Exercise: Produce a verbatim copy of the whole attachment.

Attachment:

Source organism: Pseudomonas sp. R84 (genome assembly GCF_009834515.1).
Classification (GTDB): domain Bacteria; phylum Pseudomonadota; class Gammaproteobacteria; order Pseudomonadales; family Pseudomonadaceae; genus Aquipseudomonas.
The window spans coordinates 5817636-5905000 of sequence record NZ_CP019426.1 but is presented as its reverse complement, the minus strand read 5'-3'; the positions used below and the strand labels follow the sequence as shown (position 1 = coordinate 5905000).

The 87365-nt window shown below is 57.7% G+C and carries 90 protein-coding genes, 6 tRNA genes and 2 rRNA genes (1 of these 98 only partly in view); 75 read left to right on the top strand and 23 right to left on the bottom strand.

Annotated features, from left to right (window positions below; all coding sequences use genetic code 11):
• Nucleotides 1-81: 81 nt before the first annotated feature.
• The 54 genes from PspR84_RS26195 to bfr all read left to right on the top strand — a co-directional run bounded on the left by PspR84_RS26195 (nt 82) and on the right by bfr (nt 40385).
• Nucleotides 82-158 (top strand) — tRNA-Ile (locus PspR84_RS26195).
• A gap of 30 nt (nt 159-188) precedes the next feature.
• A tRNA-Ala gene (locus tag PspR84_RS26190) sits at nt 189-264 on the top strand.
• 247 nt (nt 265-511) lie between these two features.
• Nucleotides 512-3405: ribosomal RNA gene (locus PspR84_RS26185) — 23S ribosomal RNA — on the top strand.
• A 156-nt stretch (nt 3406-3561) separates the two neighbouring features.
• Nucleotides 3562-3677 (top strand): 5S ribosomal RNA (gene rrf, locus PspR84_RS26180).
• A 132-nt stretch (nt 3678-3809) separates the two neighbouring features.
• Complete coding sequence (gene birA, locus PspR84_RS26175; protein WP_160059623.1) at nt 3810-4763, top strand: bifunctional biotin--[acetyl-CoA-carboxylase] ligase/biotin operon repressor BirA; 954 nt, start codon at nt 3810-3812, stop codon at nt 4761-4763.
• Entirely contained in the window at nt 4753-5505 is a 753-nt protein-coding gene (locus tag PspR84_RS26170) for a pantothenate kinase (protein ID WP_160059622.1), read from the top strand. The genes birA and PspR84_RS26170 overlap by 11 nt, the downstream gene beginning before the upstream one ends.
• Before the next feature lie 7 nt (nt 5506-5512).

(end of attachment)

Source organism: Pseudomonas sp. R84 (genome assembly GCF_009834515.1).
Classification (GTDB): domain Bacteria; phylum Pseudomonadota; class Gammaproteobacteria; order Pseudomonadales; family Pseudomonadaceae; genus Aquipseudomonas.
The window spans coordinates 5817636-5905000 of sequence record NZ_CP019426.1 but is presented as its reverse complement, the minus strand read 5'-3'; the positions used below and the strand labels follow the sequence as shown (position 1 = coordinate 5905000).

The 87365-nt window shown below is 57.7% G+C and carries 90 protein-coding genes, 6 tRNA genes and 2 rRNA genes (1 of these 98 only partly in view); 75 read left to right on the top strand and 23 right to left on the bottom strand.

Annotated features, from left to right (window positions below; all coding sequences use genetic code 11):
• Nucleotides 1-81: 81 nt before the first annotated feature.
• The 54 genes from PspR84_RS26195 to bfr all read left to right on the top strand — a co-directional run bounded on the left by PspR84_RS26195 (nt 82) and on the right by bfr (nt 40385).
• Nucleotides 82-158 (top strand) — tRNA-Ile (locus PspR84_RS26195).
• A gap of 30 nt (nt 159-188) precedes the next feature.
• A tRNA-Ala gene (locus tag PspR84_RS26190) sits at nt 189-264 on the top strand.
• 247 nt (nt 265-511) lie between these two features.
• Nucleotides 512-3405: ribosomal RNA gene (locus PspR84_RS26185) — 23S ribosomal RNA — on the top strand.
• A 156-nt stretch (nt 3406-3561) separates the two neighbouring features.
• Nucleotides 3562-3677 (top strand): 5S ribosomal RNA (gene rrf, locus PspR84_RS26180).
• A 132-nt stretch (nt 3678-3809) separates the two neighbouring features.
• Complete coding sequence (gene birA, locus PspR84_RS26175; protein WP_160059623.1) at nt 3810-4763, top strand: bifunctional biotin--[acetyl-CoA-carboxylase] ligase/biotin operon repressor BirA; 954 nt, start codon at nt 3810-3812, stop codon at nt 4761-4763.
• Entirely contained in the window at nt 4753-5505 is a 753-nt protein-coding gene (locus tag PspR84_RS26170) for a pantothenate kinase (protein ID WP_160059622.1), read from the top strand. The genes birA and PspR84_RS26170 overlap by 11 nt, the downstream gene beginning before the upstream one ends.
• Before the next feature lie 7 nt (nt 5506-5512).